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Myopia is short sight. It causes poor vision in the distance and in order to see people need to wear glasses.

Myopia is increasing world-wide at an alarming rate. Not only that, but children are becoming myopic much earlier in life.

Higher levels of myopia is associated with increased risk of eye problems such as glaucoma, cataract, retinal detachment, and myopic maculopathy caused by the elongation of the eye in myopia which stretches the retina and makes it thin and liable to break and tear.




The eye becomes larger as myopia develops. The retina then stretches and becomes thinner.  This increases the risk that the retina might tear and in turn can cause significant sight problems.

Even slightly short sighted people have a greater lifelong likelihood of eye disease than non-myopes. The higher the myopia, the higher the risk becomes.


Myopes between -3.00 and -5.75D have 3-fold increase in the risk of retinal detachment compared to non-myopic children. For myopes over -6.00D the relative risk is nearly 22 times as great.

Close up of man and womens eyes


Yes. Non-pharmacological approaches include special single vision spectacle lenses for example, MYOSMART©, multifocal spectacles, dual-focus contact lenses (monthly or daily disposable) and Ortho-K contact lenses which are worn at night and removed in the morning to give good vision all day and control of short sight can slow progression in a large proportion of young people with progressive myopia.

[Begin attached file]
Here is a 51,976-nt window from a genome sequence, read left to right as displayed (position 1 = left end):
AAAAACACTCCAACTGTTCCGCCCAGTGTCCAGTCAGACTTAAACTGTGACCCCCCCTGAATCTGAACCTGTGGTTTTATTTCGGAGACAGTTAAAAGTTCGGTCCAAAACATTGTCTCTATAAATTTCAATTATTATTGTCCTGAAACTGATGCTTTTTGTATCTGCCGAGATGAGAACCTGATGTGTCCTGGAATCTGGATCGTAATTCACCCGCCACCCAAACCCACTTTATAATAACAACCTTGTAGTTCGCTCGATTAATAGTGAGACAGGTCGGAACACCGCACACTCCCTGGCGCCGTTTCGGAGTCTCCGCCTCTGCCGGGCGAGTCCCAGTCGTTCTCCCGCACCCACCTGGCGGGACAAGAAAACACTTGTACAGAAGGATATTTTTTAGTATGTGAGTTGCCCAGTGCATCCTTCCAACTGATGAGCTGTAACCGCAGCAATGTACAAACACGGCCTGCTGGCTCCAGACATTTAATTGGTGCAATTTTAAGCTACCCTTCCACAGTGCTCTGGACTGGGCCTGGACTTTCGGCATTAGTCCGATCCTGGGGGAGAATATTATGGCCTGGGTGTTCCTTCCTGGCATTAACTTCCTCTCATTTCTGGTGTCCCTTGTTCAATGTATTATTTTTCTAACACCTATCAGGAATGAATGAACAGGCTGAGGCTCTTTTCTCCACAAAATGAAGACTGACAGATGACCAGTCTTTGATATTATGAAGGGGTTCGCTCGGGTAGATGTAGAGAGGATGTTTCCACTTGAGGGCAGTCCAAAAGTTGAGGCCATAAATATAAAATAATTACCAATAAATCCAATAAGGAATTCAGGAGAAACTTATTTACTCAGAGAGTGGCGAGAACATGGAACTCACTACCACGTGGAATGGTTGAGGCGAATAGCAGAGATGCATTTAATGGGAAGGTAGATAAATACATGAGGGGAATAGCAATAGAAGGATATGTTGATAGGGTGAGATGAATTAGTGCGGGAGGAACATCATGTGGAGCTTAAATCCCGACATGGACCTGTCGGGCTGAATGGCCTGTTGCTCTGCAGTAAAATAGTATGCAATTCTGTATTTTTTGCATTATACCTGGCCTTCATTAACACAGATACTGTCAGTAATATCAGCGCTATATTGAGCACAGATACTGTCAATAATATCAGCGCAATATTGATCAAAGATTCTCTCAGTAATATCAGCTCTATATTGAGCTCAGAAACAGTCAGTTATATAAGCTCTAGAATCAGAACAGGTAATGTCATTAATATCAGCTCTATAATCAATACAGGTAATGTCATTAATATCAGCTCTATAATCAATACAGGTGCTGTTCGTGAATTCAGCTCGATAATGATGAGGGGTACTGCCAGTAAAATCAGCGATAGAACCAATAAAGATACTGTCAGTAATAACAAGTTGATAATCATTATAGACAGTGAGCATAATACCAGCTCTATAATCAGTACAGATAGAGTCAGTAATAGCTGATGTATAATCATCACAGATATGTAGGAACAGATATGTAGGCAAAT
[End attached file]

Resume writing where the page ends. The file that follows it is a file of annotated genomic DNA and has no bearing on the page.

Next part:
Strong evidence also exists that spending time outdoors can protect against the onset of myopia and possibly reduce the final level of adult myopia.  When children spend more than two hours per day outdoors the risk of myopia is reduced, even when they have two myopic parents and continue to perform near work.


Young Bog Wearing Glasses Playing Chess



  • Can you check for colour-blindness in children?
    Yes. Even those children who do not know their numbers can be checked using a special children's version of the colour vision test.
  • Do you treat eye muscle problems and lazy eyes?
    Yes. We have optometrists with a special interest in this area and dedicated vision therapists. See our page on vision therapy.
  • Do you supply coloured overlays and filters?
    We provide coloured overlays and Precision Tinted spectacle Lenses for all ages. For more info click here.
  • Do you see children with learning difficulties?
    Of course. We are fully committed to offering a full service to all our patients, whatever their needs. If your child has complex needs, it can be helpful to let us know in advance so we can make sure that we know how best to meet them.
  • What if my child can't read?
    No problem. We have special pictures and matching tests. We will make the eye examination seem like a game and as fun as we can.
  • What if my child is non-verbal?
    No need to worry - we can still examine a non-verbal child using special tests and images.
  • What if my child doesn't cooperate?
    Some children are anxious at first, particularly if they've never had their eyes tested before - we're used to it! We'll always do as much as we can on the first visit, but we'd always rather ask patients to come back again to finish off rather than rush their eye test.
  • Will my wheelchair fit?
    Yes. The front door and all the doors downstairs will accommodate wheelchairs, walking frames, Tri-rollers and Rollators.
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